Dublin Area Rapid Transit, always shortened to DART, is one of the most convenient ways of public transport in Dublin – but only if you are planning to go from north to south (or vice versa). And if you are planning to stay traveler near the coastline of Dublin Bay.

    Given those two caveats, the medium-comfort trains are a good way to travel between Malahide and Howth in the north, down to Greystones in the south. Via Dublin's city center. 

    The northern and southern coastal suburbs can be reached by frequent and reasonably fast trains, these are quicker than any bus you can take. But it might not always be the most comfortable of journeys, as during rush hour the trains tend to be packed. DART trains connect (in a loose, geographical sense) to the LUAS at Connolly Station, and to suburban and intercity services at several other stations as well.

    At all stops an interchange with Dublin Bus is possible. We mentioned that this is a geographical connection only — timetables are not synchronized, so you may arrive and wait a while to carry on.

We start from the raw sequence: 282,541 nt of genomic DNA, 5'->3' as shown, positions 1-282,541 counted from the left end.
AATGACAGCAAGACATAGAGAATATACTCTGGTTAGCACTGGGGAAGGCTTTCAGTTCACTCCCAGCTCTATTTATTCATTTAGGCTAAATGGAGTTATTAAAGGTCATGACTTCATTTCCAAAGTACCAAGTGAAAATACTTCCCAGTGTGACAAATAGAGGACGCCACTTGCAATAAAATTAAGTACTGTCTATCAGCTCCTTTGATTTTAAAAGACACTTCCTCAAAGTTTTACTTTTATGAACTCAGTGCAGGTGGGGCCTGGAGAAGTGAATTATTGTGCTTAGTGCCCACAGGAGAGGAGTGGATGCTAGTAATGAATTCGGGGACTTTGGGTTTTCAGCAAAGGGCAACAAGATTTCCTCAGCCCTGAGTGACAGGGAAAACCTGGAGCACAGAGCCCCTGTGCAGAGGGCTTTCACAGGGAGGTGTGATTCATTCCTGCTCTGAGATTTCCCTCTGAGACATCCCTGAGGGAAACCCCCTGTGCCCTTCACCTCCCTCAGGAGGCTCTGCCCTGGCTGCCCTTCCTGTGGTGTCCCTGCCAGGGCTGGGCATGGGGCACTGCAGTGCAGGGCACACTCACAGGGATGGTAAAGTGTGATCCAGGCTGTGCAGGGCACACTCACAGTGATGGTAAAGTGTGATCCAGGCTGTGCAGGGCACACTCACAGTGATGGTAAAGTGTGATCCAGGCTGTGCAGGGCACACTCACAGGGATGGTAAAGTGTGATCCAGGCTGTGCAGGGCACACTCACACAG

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  • 05 of 08

    The Suburban Rail Network

    Suburban Rail
    Paul M O'Connell/Getty Images

    This is the slightly awkward bit of public transport in Dublin — the Suburban Rail Network is, for the most part, a remnant of the original Irish rail network, but more or less streamlined towards commuter usage.

    And here already lies the biggest catch, as suburban trains are fairly frequent around rush hour (when they are also fairly full, and not very much fun). Yet outside these hours, you may well prepare to while away some time, waiting for the next train. Prepare yourself by studying the timetables — because with good timing you might get around quite a bit.

    As the name implies — the Suburban Rail Network serves mainly the Dublin suburbs and the so-called "commuter belt." The latter extends further into the country than you may imagine, this is a legacy of the Celtic Tiger years. The bad news for the workforce (long commutes from satellite towns) is the traveler news for the intrepid traveler, as quite some interesting destinations can be reached this way.